A competent Court has determined the annual value of the holding; and if there is a tenant who, in the absence of exceptional distress, is not able to pay 20 percent. less than this value, then I say to that man the holding should not be sold at all. Where a tenant suffers exceptional distress through calamity special to the holding, or peculiar to the district, and not through any fault of his own, the Bill provides a method of meeting his case; but if a man is improvident or stupid or drunken, or in any other way disqualified for making a sum of less by 20 per cent. than the rent, then I say he is not a fit man to purchase the holding. Under the circumstances I ask the Committee not to accept this proposal, which certainly should not be made without some rule for the guidance of the Commissioners.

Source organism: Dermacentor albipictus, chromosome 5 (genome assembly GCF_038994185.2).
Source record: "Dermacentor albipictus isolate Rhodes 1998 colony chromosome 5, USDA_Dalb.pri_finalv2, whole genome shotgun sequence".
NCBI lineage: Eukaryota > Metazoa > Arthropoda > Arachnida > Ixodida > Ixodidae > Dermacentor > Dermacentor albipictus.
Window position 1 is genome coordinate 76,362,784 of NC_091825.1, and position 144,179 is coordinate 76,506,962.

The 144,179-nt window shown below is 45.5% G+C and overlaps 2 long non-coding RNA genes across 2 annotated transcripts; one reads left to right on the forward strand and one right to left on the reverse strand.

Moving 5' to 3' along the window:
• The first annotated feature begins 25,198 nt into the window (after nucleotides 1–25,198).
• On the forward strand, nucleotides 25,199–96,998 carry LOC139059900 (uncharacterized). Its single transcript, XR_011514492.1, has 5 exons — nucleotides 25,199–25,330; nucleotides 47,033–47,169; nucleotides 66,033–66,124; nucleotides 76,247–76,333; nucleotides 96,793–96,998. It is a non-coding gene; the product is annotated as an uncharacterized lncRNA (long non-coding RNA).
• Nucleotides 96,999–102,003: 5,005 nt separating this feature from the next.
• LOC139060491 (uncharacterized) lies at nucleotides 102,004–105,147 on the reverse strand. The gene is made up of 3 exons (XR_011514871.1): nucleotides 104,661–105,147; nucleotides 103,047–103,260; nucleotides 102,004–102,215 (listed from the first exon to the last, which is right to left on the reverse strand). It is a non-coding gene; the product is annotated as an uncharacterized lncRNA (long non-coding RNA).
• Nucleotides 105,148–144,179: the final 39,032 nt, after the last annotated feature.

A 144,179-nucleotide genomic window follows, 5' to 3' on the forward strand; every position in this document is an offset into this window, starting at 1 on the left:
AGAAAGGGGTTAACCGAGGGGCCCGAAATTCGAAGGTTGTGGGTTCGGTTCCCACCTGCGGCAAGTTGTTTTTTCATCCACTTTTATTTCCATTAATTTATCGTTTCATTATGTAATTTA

(11.39.) MR. KNOX